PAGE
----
As the second wave of COVID-19 engulfs the country, anxiety and unease suffuse the air. Instead of doom-scrolling the Net and giving in to hopelessness, I turn to books for succour. What lessons can we glean from lives that catapulted from ‘normal’ to ‘catastrophic’ in an instant?
By Aruna Sankaranarayanan,
As the second wave of COVID-19 engulfs the country, anxiety and unease suffuse the air. Instead of doom-scrolling the Net and giving in to hopelessness, I turn to books for succour. What lessons can we glean from lives that catapulted from ‘normal’ to ‘catastrophic’ in an instant? As many people are being bereaved, how can we support those grieving the sudden loss of a loved one? Two remarkable women model resilience and tenacity as they describe their harrowing journeys through grief. Through their touching and sensitive memoirs, both Nandini Murali and Joan Didion convey that however dark the tunnel of grief may be, flecks of light do penetrate and gradually morph into a beam.
Incidentally, both women use the metaphor of ‘waves’ to portray the paroxysms of pain that inundate them viscerally and psychologically. Indigestion, nausea, headaches, sleeplessness—grief leaves an imprint on the body and mind, according to Murali and Didion. In Left Behind: Surviving Suicide Loss, Murali details her experience of being bereaved by her husband’s suicide. To her, her husband’s act of self-harm killed both of them. Likewise, in The Year of Magical Thinking, Didion describes how she felt bereft after the unexpected death of her husband. One moment, the two of them were having dinner together, and the next, he was slumped over the table.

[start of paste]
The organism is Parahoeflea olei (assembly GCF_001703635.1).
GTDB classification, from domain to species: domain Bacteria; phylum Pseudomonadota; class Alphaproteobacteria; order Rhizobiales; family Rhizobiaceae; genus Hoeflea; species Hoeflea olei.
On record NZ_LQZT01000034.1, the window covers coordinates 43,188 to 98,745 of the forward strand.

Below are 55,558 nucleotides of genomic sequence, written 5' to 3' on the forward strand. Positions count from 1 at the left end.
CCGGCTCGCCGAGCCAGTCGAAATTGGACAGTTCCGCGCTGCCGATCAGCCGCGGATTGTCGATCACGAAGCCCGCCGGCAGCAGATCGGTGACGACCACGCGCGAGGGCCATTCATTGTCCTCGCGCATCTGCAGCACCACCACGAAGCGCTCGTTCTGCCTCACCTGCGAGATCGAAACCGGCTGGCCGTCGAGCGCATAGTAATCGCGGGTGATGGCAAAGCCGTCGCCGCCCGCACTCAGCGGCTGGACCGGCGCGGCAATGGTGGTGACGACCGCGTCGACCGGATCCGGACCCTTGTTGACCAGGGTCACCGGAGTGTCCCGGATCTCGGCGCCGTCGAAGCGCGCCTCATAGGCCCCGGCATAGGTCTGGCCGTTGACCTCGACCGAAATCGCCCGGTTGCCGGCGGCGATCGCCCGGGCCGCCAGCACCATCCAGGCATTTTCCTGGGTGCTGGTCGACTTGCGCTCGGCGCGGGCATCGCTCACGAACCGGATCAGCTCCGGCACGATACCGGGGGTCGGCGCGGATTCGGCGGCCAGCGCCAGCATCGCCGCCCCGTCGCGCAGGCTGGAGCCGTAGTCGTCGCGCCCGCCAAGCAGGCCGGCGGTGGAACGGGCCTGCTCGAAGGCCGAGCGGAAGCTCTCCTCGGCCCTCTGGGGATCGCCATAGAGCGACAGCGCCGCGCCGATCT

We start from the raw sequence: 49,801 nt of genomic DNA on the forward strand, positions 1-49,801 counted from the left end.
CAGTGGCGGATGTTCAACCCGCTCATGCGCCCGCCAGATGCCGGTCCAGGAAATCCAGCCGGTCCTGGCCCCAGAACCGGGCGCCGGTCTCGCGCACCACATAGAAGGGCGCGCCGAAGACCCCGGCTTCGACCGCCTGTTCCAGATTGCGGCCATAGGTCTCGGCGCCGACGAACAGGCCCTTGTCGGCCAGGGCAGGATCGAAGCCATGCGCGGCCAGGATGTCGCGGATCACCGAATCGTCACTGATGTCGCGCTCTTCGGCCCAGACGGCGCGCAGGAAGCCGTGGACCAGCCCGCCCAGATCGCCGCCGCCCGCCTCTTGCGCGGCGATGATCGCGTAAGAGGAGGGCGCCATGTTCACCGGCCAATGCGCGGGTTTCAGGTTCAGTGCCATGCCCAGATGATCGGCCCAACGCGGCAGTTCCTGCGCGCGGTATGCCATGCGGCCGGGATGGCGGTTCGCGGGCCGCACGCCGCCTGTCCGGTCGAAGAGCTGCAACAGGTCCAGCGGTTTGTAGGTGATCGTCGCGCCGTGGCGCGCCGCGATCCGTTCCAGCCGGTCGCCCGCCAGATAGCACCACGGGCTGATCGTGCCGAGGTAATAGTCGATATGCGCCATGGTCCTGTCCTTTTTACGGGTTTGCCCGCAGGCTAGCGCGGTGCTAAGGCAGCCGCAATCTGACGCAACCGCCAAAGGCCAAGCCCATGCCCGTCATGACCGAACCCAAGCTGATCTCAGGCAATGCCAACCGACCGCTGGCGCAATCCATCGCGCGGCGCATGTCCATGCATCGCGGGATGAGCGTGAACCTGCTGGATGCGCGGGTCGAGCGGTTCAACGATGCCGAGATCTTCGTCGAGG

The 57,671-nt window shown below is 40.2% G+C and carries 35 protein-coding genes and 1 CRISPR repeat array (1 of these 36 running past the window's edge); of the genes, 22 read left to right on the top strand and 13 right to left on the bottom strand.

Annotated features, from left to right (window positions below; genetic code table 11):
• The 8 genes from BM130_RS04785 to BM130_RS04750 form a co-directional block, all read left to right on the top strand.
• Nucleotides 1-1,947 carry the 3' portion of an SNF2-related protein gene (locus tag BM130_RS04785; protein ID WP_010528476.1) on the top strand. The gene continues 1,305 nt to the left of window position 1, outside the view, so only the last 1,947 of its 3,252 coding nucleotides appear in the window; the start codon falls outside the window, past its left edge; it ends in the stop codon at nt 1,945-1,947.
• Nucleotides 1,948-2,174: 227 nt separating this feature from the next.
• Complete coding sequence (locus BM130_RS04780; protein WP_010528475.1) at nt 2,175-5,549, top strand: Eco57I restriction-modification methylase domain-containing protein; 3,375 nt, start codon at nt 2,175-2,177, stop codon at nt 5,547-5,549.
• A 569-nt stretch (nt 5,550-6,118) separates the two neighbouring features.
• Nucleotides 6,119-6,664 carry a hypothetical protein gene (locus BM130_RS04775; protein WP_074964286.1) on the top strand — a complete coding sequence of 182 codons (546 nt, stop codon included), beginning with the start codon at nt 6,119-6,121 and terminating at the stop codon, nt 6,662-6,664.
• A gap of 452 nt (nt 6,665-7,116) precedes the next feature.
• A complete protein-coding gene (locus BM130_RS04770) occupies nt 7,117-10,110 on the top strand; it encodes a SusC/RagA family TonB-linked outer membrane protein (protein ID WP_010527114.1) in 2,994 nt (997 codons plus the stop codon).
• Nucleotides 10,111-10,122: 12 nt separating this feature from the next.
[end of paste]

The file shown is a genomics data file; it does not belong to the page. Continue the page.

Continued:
Both women endure grief that’s complicated. Murali has to contend with the shame and blame that accompany suicide, while Didion has an adult daughter intubated in ICU, unaware that her father has died. In the immediate aftermath of her husband’s death, Didion has to care for her comatose daughter, who is in and out of hospitals, for the next five months.
For days after the tragic event, Murali is overcome by a smorgasbord of emotions that literally ‘ambush’ her. Murali, being a scholar who works on gender and diversity, is sensitized to the concept of stigma for marginalized groups. Knowing all too well that she too, as a survivor of suicide loss, would face barbs and brickbats, she still resolves to speak the truth about her husband’s death rather than perpetuate the stigma, stealth and ignominy typically associated with suicide.
While Didion does not have to deal with the stigma of suicide, she too is plagued by niggling questions. Was her husband breathing when the paramedics arrived? Had she failed to notice any symptoms? Did he have a premonition that he was going to die? Though she has been married to her husband for close to forty years, she feels that there is so much more she wants to know about him. Like Murali, she too shares the belief that it is impossible to know another person inside-out. As she wrestles with her thoughts, a part of her fantasizes that her husband will return, and thus, begins her year of “magical thinking.” While Didion is fully functional and rational to others, she alone is witness to her wishful thinking that tries to rewind and rewrite life’s script.